Significant gaps identified in the assessment are the lack of data mapping and categorization of ePHI, an established security program (risk management, vulnerability assessment, IRP, security awareness training), and HIPAA policy development . TOG has provided evidence of procedures to execute in response to an incident or disaster to include backup and restoration processes. However, TOG has not fully identified and classified all information systems that store, process, or manage ePHI to ascertain if appropriate measures are in place to protect the confidentiality, integrity, and availability and measure the effectiveness of the incident management or disaster recovery responses regarding ePHI data. Additionally, documentation of various procedures and polices consists of 64% of the deficiencies documented. TOG is a combination of fire and rescue, police department, and overall corporate (which consists of IT, HR, training, physical security, etc.). A risk identified in this organizational structure is the silos in policy development and enforcement displayed. Policy templates and naming schemes are significantly different among the three major units (fire and rescue, police department, and corporate). The lack of established information governance, document control, inconsistent policy/procedure templates, storage locations, and insufficient content structure throughout the different departments can precipitate a variety of problems in training and compliance management.

Figure 1. Security Risk Levels

Engagement Details

Several of the findings are associated with visibility of ePHI data flow. The development and enforcement of policies, procedures, and program elements around a comprehensive understanding of ePHI data flow is a major gap identified during this assessment. This gap results in a lack of HIPAA control implementation within incident response processes, disaster recovery plan, change control, and vulnerability management practices, as well as appropriate identification of the workforce members who require HIPAA training. Additionally, the lack of a Security Operations Center (SOC) reduces efficiencies in managing the threat landscape of the organization. A SOC can provide oversight in many of the risk management activities listed throughout this report to include incident responses, vulnerability assessments, and asset management.

The following are deficiencies that align with the HIPAA initiative and should be implemented to resolve the findings:

Electronic Protected Health Information (ePHI) Data Mapping Initiative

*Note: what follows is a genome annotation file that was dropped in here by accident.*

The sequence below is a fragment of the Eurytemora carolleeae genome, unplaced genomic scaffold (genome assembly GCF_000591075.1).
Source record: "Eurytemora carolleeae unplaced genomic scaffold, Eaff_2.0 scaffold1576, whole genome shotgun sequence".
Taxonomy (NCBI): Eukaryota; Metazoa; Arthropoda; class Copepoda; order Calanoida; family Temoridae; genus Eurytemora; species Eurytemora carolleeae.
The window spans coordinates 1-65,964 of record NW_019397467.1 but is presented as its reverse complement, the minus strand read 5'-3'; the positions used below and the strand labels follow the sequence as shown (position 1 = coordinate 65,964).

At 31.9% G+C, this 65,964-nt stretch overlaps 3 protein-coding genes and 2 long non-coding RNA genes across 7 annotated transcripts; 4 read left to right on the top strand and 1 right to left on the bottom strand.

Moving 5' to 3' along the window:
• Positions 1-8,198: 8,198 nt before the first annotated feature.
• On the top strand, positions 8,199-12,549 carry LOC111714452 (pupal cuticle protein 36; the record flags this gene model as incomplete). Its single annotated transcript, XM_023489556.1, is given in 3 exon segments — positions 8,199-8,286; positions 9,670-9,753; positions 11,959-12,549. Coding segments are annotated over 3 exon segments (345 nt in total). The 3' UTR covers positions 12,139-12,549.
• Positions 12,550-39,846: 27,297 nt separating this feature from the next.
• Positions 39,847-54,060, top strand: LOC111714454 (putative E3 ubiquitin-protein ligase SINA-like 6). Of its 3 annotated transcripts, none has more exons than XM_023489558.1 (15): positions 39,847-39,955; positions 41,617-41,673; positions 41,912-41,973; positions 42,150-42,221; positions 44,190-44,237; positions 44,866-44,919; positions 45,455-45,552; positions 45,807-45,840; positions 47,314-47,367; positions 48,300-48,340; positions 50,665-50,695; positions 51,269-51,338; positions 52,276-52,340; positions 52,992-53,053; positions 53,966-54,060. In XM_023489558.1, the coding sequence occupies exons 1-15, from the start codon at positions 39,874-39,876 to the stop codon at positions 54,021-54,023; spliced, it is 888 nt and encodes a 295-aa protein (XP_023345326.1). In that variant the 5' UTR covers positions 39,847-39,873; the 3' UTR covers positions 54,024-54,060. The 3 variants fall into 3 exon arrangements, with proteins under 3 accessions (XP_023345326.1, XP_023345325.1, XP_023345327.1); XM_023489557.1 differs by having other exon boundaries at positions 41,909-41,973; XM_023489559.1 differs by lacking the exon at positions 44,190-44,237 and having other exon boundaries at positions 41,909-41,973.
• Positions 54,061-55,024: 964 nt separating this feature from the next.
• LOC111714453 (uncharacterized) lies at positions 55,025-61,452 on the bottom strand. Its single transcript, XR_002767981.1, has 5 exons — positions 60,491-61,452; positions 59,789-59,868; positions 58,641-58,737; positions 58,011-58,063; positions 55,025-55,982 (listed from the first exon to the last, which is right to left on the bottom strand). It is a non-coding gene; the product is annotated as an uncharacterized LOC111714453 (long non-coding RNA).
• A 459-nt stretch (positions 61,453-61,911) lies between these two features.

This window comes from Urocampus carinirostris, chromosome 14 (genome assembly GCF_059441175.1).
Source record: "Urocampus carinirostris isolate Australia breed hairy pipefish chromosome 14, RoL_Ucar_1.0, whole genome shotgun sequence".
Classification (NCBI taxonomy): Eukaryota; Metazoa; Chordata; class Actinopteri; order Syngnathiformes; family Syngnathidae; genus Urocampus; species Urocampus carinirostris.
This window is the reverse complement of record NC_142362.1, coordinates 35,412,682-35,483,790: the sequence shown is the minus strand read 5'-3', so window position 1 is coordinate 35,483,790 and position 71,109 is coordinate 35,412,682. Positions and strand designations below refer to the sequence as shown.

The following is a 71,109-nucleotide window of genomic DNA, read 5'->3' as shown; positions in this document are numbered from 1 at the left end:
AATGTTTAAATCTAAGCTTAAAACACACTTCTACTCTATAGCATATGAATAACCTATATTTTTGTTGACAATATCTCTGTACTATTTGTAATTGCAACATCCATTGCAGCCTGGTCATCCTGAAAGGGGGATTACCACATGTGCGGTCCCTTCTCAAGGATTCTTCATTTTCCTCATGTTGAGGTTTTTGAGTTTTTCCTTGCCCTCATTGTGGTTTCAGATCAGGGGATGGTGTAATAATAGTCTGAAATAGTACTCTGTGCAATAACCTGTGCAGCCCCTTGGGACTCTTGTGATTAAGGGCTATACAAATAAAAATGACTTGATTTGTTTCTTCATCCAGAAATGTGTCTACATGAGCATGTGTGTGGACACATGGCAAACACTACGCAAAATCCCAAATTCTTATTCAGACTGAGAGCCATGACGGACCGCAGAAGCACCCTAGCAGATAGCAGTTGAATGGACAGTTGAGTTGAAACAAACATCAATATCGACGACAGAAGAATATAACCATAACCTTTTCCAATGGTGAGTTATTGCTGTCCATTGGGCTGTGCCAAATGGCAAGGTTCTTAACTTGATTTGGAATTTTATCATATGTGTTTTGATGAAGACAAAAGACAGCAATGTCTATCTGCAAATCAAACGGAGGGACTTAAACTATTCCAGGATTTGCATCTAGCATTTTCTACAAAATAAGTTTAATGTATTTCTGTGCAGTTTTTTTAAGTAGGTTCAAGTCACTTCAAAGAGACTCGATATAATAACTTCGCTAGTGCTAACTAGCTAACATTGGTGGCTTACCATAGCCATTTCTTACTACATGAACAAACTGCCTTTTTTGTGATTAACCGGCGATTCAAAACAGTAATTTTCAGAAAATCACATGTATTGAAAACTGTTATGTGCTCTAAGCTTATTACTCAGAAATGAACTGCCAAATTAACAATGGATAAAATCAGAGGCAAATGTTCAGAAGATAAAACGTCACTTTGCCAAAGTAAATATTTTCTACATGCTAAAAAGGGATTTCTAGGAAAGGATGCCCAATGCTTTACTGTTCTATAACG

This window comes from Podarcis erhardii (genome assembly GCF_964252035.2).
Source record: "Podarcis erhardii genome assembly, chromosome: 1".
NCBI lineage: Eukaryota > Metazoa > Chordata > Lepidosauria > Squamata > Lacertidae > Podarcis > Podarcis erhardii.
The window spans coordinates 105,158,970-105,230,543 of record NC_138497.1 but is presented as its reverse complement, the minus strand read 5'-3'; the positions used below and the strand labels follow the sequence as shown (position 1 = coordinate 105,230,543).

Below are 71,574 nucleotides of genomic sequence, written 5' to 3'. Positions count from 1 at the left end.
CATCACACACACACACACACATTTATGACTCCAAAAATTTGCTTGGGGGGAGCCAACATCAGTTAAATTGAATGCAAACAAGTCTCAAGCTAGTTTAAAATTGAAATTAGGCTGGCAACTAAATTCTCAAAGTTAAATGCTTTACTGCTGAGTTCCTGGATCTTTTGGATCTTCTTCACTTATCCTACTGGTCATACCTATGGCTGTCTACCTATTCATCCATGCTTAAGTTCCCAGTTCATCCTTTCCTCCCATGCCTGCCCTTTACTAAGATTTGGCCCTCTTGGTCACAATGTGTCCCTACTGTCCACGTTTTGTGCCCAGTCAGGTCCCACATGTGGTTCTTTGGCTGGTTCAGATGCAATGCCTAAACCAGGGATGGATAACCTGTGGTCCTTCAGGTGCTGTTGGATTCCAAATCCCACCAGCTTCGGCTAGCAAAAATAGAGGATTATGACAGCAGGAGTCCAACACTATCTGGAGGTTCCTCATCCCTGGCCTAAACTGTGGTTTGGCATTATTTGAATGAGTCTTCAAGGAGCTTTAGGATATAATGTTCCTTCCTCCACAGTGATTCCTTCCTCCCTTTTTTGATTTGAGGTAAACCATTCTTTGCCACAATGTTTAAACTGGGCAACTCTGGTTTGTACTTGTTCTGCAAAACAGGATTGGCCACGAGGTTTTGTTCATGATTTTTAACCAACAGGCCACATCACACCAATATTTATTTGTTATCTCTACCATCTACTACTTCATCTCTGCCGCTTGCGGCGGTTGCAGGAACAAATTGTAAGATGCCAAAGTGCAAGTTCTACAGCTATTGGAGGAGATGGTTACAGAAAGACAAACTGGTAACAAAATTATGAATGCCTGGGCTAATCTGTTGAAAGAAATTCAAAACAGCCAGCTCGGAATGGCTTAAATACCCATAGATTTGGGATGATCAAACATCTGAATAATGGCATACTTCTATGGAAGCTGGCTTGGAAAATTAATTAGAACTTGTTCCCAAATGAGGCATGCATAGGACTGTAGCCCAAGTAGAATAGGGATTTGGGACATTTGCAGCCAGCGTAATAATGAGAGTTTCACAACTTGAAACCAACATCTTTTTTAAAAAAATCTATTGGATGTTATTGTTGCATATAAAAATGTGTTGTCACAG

• A comprehensive data map of ePHI that includes where ePHI data is processed, stored, and transmitted.
  • No integration of data controls into the various log monitoring, incident response, change control, disaster recovery, and backup and restoration procedures.

HIPAA Policy Development

  • Lack of a complete review or update of missing policies to align with documentation standards and business requirements. This includes providing appropriate training and awareness of policies to stakeholders who interact with ePHI.
  • The police department (counseling section) does not maintain, communicate, or train appropriate personnel on the HIPAA policies defined; this includes establishing a notice of privacy practices.

Risk Management Program (Security Program) Creation

  • A vulnerability assessment tool (i.e., Qualys) and integration of a vulnerability management processes into a threat awareness and risk management model to establish threat and risk profiles does not exist.
  • A framework for workstation, servers, and network devices that enhances the security of the default configurations is not developed or implemented across all ePHI-related devices.
  • A comprehensive identification and documentation of all critical information systems that store, process, or transmit sensitive data (ePHI, PII, IP, etc.) is missing.
  • An asset tracking and inventory system (e.g., servers, mobile devices, printers, faxes, VOIP, etc.) for, at minimum, critical systems.

Security Awareness Training Implementation

  • Security awareness training and continuous awareness initiatives (flyers, e-mail campaigns, newsletters, etc.) need to be established. Such training should be implemented during new-hire training that includes a receipt of acknowledgement from users. The acknowledgement should be securely stored and updated annually.

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Last Updated on June 29, 2020 by Essay Pro